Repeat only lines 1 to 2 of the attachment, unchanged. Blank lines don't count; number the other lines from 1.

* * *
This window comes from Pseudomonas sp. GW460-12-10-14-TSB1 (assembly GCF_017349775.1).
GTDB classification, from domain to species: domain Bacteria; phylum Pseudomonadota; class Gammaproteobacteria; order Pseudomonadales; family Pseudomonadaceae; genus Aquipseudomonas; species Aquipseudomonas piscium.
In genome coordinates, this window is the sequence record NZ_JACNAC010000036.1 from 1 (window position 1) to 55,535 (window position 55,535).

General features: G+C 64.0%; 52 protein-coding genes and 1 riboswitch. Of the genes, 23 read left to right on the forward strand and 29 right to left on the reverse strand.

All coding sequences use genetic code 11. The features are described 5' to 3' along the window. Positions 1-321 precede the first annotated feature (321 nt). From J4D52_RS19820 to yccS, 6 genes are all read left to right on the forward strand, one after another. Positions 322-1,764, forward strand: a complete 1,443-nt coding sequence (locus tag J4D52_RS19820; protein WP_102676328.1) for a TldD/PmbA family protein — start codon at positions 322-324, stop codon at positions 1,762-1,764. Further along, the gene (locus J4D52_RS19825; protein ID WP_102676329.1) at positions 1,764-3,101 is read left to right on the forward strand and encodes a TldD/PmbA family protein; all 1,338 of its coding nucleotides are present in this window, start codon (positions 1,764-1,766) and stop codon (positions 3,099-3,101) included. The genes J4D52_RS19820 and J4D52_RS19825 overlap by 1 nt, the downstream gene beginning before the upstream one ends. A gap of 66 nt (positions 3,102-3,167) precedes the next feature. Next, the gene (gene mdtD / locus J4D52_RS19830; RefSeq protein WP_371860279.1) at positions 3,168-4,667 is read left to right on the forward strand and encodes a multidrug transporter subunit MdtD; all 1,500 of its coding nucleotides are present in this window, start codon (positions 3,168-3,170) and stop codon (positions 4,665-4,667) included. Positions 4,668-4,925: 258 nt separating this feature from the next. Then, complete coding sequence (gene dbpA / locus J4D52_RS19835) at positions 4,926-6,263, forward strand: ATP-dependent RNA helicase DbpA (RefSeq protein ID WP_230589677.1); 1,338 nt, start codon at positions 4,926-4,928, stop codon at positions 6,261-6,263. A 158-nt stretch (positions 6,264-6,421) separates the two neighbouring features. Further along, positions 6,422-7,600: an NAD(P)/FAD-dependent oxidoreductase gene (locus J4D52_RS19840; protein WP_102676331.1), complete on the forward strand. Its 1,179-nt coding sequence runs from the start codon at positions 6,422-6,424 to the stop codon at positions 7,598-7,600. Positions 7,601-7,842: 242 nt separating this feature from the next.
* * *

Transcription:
This window comes from Pseudomonas sp. GW460-12-10-14-TSB1 (assembly GCF_017349775.1).
GTDB classification, from domain to species: domain Bacteria; phylum Pseudomonadota; class Gammaproteobacteria; order Pseudomonadales; family Pseudomonadaceae; genus Aquipseudomonas; species Aquipseudomonas piscium.